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Targeting the polyamine biosynthetic enzymes: a promising approach to therapy of African sleeping sickness, Chagas' disease, and leishmaniasis

Heby, O.; Persson, Lo LU and Rentala, M. (2007) In Amino Acids 33(2). p.359-366
Abstract
Trypanosomatids depend on spermidine for growth and survival. Consequently, enzymes involved in spermidine synthesis and utilization, i.e. arginase, ornithine decarboxylase (ODC), S-adenosylmethionine decarboxylase (AdoMetDC), spermidine synthase, trypanothione synthetase (TryS), and trypanothione reductase (TryR), are promising targets for drug development. The ODC inhibitor alpha-difluoromethylornithine (DFMO) is about to become a first-line drug against human late-stage gambiense sleeping sickness. Another ODC inhibitor, 3-aminooxy-1-aminopropane (APA), is considerably more effective than DFMO against Leishmania promastigotes and amastigotes multiplying in macrophages. AdoMetDC inhibitors can cure animals infected with isolates from... (More)
Trypanosomatids depend on spermidine for growth and survival. Consequently, enzymes involved in spermidine synthesis and utilization, i.e. arginase, ornithine decarboxylase (ODC), S-adenosylmethionine decarboxylase (AdoMetDC), spermidine synthase, trypanothione synthetase (TryS), and trypanothione reductase (TryR), are promising targets for drug development. The ODC inhibitor alpha-difluoromethylornithine (DFMO) is about to become a first-line drug against human late-stage gambiense sleeping sickness. Another ODC inhibitor, 3-aminooxy-1-aminopropane (APA), is considerably more effective than DFMO against Leishmania promastigotes and amastigotes multiplying in macrophages. AdoMetDC inhibitors can cure animals infected with isolates from patients with rhodesiense sleeping sickness and leishmaniasis, but have not been tested on humans. The antiparasitic effects of inhibitors of polyamine and trypanothione formation, reviewed here, emphasize the relevance of these enzymes as drug targets. By taking advantage of the differences in enzyme structure between parasite and host, it should be possible to design new drugs that can selectively kill the parasites. (Less)
Please use this url to cite or link to this publication:
author
organization
publishing date
type
Contribution to journal
publication status
published
subject
keywords
African sleeping sickness, Chagas' disease, leishmaniasis, polyamines
in
Amino Acids
volume
33
issue
2
pages
359 - 366
publisher
Springer
external identifiers
  • wos:000248770400023
  • scopus:34547654456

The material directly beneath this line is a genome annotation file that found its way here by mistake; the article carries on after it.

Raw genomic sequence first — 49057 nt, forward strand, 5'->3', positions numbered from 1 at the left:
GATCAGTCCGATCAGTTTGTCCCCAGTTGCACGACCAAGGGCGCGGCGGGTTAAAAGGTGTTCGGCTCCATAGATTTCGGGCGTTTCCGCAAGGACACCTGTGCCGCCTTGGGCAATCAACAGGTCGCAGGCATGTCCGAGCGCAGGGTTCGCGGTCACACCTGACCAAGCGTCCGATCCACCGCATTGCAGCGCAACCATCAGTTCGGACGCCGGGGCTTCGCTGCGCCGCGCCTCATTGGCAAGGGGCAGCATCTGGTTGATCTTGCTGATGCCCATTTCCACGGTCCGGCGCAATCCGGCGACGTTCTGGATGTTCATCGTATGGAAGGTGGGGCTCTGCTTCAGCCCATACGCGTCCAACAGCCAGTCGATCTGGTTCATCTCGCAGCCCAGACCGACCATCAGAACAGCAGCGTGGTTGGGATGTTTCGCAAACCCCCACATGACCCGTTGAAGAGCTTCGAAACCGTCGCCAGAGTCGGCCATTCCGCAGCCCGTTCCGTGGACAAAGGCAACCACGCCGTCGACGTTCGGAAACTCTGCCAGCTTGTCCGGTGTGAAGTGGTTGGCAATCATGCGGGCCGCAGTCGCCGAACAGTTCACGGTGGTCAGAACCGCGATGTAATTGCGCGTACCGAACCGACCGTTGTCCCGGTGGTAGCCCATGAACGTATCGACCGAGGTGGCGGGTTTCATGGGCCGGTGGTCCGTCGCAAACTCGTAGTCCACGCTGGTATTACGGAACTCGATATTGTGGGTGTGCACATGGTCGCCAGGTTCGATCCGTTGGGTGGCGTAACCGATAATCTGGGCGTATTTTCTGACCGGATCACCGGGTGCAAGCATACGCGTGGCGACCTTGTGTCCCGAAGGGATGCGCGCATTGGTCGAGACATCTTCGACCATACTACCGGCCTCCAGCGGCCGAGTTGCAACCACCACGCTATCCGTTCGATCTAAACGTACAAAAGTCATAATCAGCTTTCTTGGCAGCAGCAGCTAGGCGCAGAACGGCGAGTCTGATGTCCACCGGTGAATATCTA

ISSN
0939-4451
DOI
10.1007/s00726-007-0537-9
language
English
LU publication?
yes
id
a4388834-b68c-4975-bbfd-24d4d8cda1f1 (old id 692950)
date added to LUP
2007-12-11 09:07:33
date last changed
2017-09-17 05:22:48
@article{a4388834-b68c-4975-bbfd-24d4d8cda1f1,
  abstract     = {Trypanosomatids depend on spermidine for growth and survival. Consequently, enzymes involved in spermidine synthesis and utilization, i.e. arginase, ornithine decarboxylase (ODC), S-adenosylmethionine decarboxylase (AdoMetDC), spermidine synthase, trypanothione synthetase (TryS), and trypanothione reductase (TryR), are promising targets for drug development. The ODC inhibitor alpha-difluoromethylornithine (DFMO) is about to become a first-line drug against human late-stage gambiense sleeping sickness. Another ODC inhibitor, 3-aminooxy-1-aminopropane (APA), is considerably more effective than DFMO against Leishmania promastigotes and amastigotes multiplying in macrophages. AdoMetDC inhibitors can cure animals infected with isolates from patients with rhodesiense sleeping sickness and leishmaniasis, but have not been tested on humans. The antiparasitic effects of inhibitors of polyamine and trypanothione formation, reviewed here, emphasize the relevance of these enzymes as drug targets. By taking advantage of the differences in enzyme structure between parasite and host, it should be possible to design new drugs that can selectively kill the parasites.},
  author       = {Heby, O. and Persson, Lo and Rentala, M.},
  issn         = {0939-4451},
  keyword      = {African sleeping sickness,Chagas' disease,leishmaniasis,polyamines},
  language     = {eng},
  number       = {2},
  pages        = {359--366},
  publisher    = {Springer},
  series       = {Amino Acids},
  title        = {Targeting the polyamine biosynthetic enzymes: a promising approach to therapy of African sleeping sickness, Chagas' disease, and leishmaniasis},
  url          = {http://dx.doi.org/10.1007/s00726-007-0537-9},
  volume       = {33},
  year         = {2007},
}